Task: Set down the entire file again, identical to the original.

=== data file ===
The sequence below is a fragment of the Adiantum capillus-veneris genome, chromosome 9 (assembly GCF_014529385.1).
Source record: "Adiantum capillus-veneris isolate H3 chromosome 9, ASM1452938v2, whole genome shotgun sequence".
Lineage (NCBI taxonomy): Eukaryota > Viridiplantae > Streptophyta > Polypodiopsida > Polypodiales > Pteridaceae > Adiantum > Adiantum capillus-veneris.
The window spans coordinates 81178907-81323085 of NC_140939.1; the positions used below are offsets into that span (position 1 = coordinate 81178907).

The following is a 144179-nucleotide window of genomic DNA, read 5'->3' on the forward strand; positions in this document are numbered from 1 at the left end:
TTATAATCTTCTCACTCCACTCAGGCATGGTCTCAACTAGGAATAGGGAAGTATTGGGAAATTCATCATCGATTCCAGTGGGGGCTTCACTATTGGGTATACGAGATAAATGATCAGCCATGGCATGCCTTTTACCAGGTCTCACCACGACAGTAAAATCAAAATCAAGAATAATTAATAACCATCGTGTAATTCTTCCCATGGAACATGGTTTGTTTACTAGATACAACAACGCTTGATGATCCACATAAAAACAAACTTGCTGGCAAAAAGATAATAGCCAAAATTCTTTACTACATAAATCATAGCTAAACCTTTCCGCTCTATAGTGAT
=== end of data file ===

The sequence below is a fragment of the Adiantum capillus-veneris genome, chromosome 9 (assembly GCF_014529385.1).
Source record: "Adiantum capillus-veneris isolate H3 chromosome 9, ASM1452938v2, whole genome shotgun sequence".
Lineage (NCBI taxonomy): Eukaryota > Viridiplantae > Streptophyta > Polypodiopsida > Polypodiales > Pteridaceae > Adiantum > Adiantum capillus-veneris.
The window spans coordinates 81178907-81323085 of NC_140939.1; the positions used below are offsets into that span (position 1 = coordinate 81178907).

The following is a 144179-nucleotide window of genomic DNA, read 5'->3' on the forward strand; positions in this document are numbered from 1 at the left end:
TTATAATCTTCTCACTCCACTCAGGCATGGTCTCAACTAGGAATAGGGAAGTATTGGGAAATTCATCATCGATTCCAGTGGGGGCTTCACTATTGGGTATACGAGATAAATGATCAGCCATGGCATGCCTTTTACCAGGTCTCACCACGACAGTAAAATCAAAATCAAGAATAATTAATAACCATCGTGTAATTCTTCCCATGGAACATGGTTTGTTTACTAGATACAACAACGCTTGATGATCCACATAAAAACAAACTTGCTGGCAAAAAGATAATAGCCAAAATTCTTTACTACATAAATCATAGCTAAACCTTTCCGCTCTATAGTGAT